Should states be allowed to force a company to share its vaccine sales and profit information?

By David Jackson, Research Associate at Kaiser Family Foundation On Saturday, October 13th, the high court will hear oral arguments over a lower court ruling that says states can’t require vendors such as L.P….

By David Jackson, Research Associate at Kaiser Family Foundation

On Saturday, October 13th, the high court will hear oral arguments over a lower court ruling that says states can’t require vendors such as L.P. Rentals to disclose what vaccines they are carrying on their behalf. The case is called Rentals v. de Saeta, and its outcome has significant implications for consumers and government employers alike. Here’s what FedEx CEO Fred Smith said at the American Enterprise Institute earlier this year about the prospects of such a ruling and the impact on free speech:

And in [this] case, if the court rules that this is illegal, [it] has implications, I believe, for the whole economy because the people who supply vaccines in the United States, because the public employers, like state employees and local jurisdictions, are required to inform everybody that there is a vaccine that is for immunization, if they supply it. But they can’t tell anyone what vaccine is going in.

All of this stems from a 2013 complaint filed against L.P. Rentals by the National Organization for Women. The complaint alleges that the company engaged in the commercial sale of vaccines without complying with required disclosure provisions. Ultimately, a New York State Court of Appeals found in favor of N.O.W.

This decision turned the tables on the seller, not the buyer. In N.O.W. v. Rentals, the court held that the state has no interest in monitoring the movement of vaccine into homes to ensure it was being used as directed. (This issue first arose in the 1970s and was first settled by a landmark 7-4 decision in North Carolina v. North Green Tree.) In N.O.W. v. Rentals, the court argued that it was a “courtesy” for state employees to inform their community of vaccination schedules, but ultimately determined that this level of government-imposed communication was not necessary to ensure the “safety and integrity” of the system.

The N.O.W. decision that the state couldn’t ask for such monitoring has the potential to exacerbate other issues, which are currently being discussed in both Congress and the Supreme Court. The appeals court made a key mistake: it did not appreciate the importance of consent to vaccination for individual users and public institutions. These institutions need to be protected from information disclosures—like that of contracted vaccines—that could endanger public health. By requiring informed consent, these institutions can reduce the risks associated with vaccine-preventable disease. But the decision doesn’t require an informed consent form but just a real-time (or near real-time) statement of protected information such as vaccine-preventable diseases, which is not sufficient.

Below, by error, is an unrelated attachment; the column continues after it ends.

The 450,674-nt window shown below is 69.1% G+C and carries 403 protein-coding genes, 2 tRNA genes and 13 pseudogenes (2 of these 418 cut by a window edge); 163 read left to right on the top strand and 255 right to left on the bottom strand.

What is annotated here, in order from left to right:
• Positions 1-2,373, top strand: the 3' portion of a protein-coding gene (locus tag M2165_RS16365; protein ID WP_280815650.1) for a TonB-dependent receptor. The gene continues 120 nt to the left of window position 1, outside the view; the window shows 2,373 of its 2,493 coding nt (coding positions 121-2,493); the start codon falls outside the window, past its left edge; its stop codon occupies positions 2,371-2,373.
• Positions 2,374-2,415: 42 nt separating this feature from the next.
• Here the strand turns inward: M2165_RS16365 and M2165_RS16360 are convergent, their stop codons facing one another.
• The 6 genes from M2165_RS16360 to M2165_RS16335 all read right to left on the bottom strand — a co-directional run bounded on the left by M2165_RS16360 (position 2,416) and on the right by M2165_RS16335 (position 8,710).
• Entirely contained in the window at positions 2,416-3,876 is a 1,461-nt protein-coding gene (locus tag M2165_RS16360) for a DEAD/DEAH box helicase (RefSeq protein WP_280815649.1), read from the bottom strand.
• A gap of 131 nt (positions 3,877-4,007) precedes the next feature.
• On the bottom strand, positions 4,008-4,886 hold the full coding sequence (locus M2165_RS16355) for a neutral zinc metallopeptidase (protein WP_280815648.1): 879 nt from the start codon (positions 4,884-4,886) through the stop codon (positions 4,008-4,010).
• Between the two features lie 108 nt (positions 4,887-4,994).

One need not agree with the current debate about whether vaccination is safe, and even the highest courts have repeatedly affirmed that it is. But informed consent is critical to public health. If a business claims that it is not subject to public disclosure provisions that require this information, the legitimacy of the system at large will be diminished. Government entities must be aware of this conflict, which is why states already require vaccinations and inform people that vaccines exist and are available. The court also did not address the market, which is where private parties and individuals are acting.

And civil society also faces challenges. Because everyone deals with the government’s provider of vaccination resources, those who receive vaccines are subject to the system. Civil society organizations already struggle with access to adequate care, and this adds to their problem. If N.O.W. v. Rentals is upheld, we will see a system of information asymmetry—small groups of government employees providing the information while for-profit companies are not held to the same standards. This creates a situation where some people know whether they are being vaccinated while others may not.

Bidding for voter registration isn’t cheap. This campaign costs over $10,000, and the government has a less than ideal alternative: postcards. Public interest concerns about affordable access to information informed medical decisions take precedence over drug companies’ desire to retain information that would directly benefit their business model.

This case is important for the health of our nation. The court should reverse this decision, and we should speak up to urge the courts to do so. As long as information is withheld, ignorance is a strength.

David Jackson is a Research Associate at the Kaiser Family Foundation.

Leave a Comment